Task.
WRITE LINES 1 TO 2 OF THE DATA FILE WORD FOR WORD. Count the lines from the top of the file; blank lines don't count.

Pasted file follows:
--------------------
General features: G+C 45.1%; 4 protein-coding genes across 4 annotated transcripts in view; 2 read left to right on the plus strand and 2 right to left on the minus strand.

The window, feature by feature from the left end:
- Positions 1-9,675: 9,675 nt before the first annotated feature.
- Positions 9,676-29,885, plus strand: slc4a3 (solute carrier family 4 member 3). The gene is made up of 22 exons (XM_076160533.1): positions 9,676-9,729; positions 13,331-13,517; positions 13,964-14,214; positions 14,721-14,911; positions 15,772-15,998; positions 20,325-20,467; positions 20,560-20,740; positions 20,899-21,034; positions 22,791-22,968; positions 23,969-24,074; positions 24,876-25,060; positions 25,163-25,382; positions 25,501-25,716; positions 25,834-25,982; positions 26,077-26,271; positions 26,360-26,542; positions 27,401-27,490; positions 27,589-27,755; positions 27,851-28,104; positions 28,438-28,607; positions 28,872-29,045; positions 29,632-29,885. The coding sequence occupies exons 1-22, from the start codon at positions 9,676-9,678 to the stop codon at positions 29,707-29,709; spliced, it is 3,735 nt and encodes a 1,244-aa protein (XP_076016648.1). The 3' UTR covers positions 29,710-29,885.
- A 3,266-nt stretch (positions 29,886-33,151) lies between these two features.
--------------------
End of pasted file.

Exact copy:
General features: G+C 45.1%; 4 protein-coding genes across 4 annotated transcripts in view; 2 read left to right on the plus strand and 2 right to left on the minus strand.

The window, feature by feature from the left end: